Pls pardon my ignorance. The office wants to purchase a Xeon Quadcore server.
I would like to know the difference between the E5472 and X5492 processors. All I can notice is the difference in power. One is 80W and the other 150 W. What is the significance of this?
Intel® Server Board S5000PAL
Or Intel® Server Board S5000PSL
Again what are the plus minus of the boards.
The guys want to rig up a server to develop mobile applications mainly. They would also like to set up a web server.
Any other configuration which you feel will do this?
Appreciate your tolerance to and help with these issues
Thanks for your question on XEON Servers. For the first question, the difference is in the core frequency which translates to higher core voltage and therefore, higher power consumption. You may want to use the Processor Comparison Chart here: http://compare.intel.com/pcc/default.aspx?familyid=5&culture=en-US which gives a bit more detail on some of the processor features.
For the second part of your question, I recommend you start with the Server Configurator Tool here: http://serverconfigurator.intel.com/default.aspx
Please let us know if this has been helpful to you.
I'll chime in with William. The big difference between the E5472 and X5492 processors is the CPU frequency and power.
The 150W processor (X5492) is specifically designed for workstation type usages where heat dissipation is not a big concern but max performance is.
Based on your desire for more of a business computing environment, I would guide you more to the E54xx series processors which offer a good blend of high performance and low power consumpition. If performance trumps power in your selection criteria and power dissipation is not an issue for you, then the X5492 will get you more frequency and performance for your application.
Some quick rules of thumb on the numbering scheme of our current products (E5472 and X5492 and others)
E vs X: Indicates power consumed by the processor (E = 80, X = 120W or 150W)
5: indicates the cpu supports a 2 processor configuration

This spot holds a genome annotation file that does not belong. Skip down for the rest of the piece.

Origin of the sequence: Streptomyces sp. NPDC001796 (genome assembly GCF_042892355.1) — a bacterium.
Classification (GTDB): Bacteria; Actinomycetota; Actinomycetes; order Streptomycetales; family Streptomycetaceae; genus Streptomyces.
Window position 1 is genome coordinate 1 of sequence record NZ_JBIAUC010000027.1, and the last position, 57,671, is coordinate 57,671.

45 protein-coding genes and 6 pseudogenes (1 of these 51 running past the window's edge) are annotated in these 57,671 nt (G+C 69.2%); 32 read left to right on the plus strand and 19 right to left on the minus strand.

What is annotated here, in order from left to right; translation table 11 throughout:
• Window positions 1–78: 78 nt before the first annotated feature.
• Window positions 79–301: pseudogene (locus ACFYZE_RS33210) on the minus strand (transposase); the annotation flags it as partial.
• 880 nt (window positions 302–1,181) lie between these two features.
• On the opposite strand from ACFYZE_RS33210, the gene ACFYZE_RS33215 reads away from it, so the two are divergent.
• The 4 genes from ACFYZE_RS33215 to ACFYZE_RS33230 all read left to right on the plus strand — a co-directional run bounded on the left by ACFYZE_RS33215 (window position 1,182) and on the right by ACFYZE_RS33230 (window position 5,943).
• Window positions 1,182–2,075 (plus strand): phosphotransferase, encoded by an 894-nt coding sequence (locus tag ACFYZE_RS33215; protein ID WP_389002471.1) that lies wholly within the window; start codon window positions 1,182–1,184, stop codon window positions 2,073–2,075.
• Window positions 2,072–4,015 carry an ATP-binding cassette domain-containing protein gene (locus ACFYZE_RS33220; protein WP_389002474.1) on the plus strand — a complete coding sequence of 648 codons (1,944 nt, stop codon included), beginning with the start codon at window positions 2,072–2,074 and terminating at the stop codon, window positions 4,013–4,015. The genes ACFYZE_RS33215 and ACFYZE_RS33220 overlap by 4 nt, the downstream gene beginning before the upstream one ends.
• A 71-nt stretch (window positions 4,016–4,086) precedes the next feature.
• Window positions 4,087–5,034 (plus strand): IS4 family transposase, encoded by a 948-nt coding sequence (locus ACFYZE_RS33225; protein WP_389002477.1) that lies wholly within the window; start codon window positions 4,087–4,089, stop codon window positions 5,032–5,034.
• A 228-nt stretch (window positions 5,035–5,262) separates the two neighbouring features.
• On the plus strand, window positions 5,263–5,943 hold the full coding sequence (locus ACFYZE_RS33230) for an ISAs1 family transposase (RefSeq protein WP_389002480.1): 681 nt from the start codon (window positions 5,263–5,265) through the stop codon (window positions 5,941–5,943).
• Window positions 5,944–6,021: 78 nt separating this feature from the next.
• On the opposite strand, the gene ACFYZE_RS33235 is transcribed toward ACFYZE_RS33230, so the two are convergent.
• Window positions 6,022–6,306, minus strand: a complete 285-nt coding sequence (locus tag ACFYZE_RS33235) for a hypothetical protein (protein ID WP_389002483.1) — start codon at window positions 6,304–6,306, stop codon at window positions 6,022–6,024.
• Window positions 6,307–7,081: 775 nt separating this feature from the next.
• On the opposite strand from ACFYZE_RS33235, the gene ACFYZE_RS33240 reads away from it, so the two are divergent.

4: indicates is uses our new 45nm process manufacturing and is designed for energy efficient performance
7 or 9 (could be 1-9): designites the speed (frequency of the processor)
0 or 2 (last digit): designates the front side bus speed: 1333MHz (0) or 1600MHz (2). 1333Mhz is standard for business applications
The best configuration i think on cost by performance scale for ur application will be
2x Intel Xeon E 5450
Intel server S 5000 PSL (SAS)
4GB FBDIMM or higher ( Depending On user and applications)
If u r considering RAID 5 then
Intel SRCSASRB will be a good option
Thank you all for the valuable inputs.
After posting the question I surfed a bit and realised that my application did not require a 2 socket processor and I zeroed in on the Xeon 3360.
On going through the specs I realised that the 3360 does not support hyper threading. How much of an issue would that be.
Another point of confusion is that the Xeon 54XX series has hyper threading support and some versions of 54XX are much cheaper that the 3360
Am not too much into understanding all this but need to make a purchasing decision.
Please help understand the significance of the issues I brought up. To reiterate, the application of this server is to develop Java and C++ applications for mobile solutions. At most 20 odd workstations would use this server too.
Would it be correct to consider a 3360 with the X35ML mobo?
Thanks once again
None of the current multi-core generation (available 12/31/08) of Xeon processors contain Hyper-threading. Hyper-Threading existed on our NetBurst microarchitecture but did not on the Intel Core microarchitecture products (3100, 3200, 3300, 5100, 5200, 5300, 5400, 7100, 7300 series processors).
However, our newest microarchitecture called Nehalem (the Core i7 brand for the desktop) does have Hyper-Threading again. Many server workloads will see significant performance gains since server applications are well threaded. Because we are pre-launch, i can not disclose the actual results yet unless you have an NDA (non disclosure agreement) with Intel.
I think the 3360 would be a good choice for you given it is mostly intended to be used as a application development server.
Thanks for your Questions and Have a Happy New Year
Happy new year.
HT support is not available in core micro based processors. So most of current generation server processors doesnt support HT.
But that should not be a concern for u. as all current generation processors are multi core ones.
Yes nehalem can drastically improve the performance. But your budget seems to be on basic server as you have zeroed in on 3360.
the availability of which in market , if u need , i can check out.The availability of products in the market is also one thing u have to consider before proceeding to finalise the spec. 3220 is currently available and so is 3210 chipset board. but 3360 am not sure.
and one more thing what will be the number of systems (clients) connected to the server. From my experience uniprocessor servers are a good bet if u have 20 clients or less coneected to it.
If users are higher. DP servers are needed.
If your budget is low you can also consider 5420 with 5000V chipset based solution with SATA.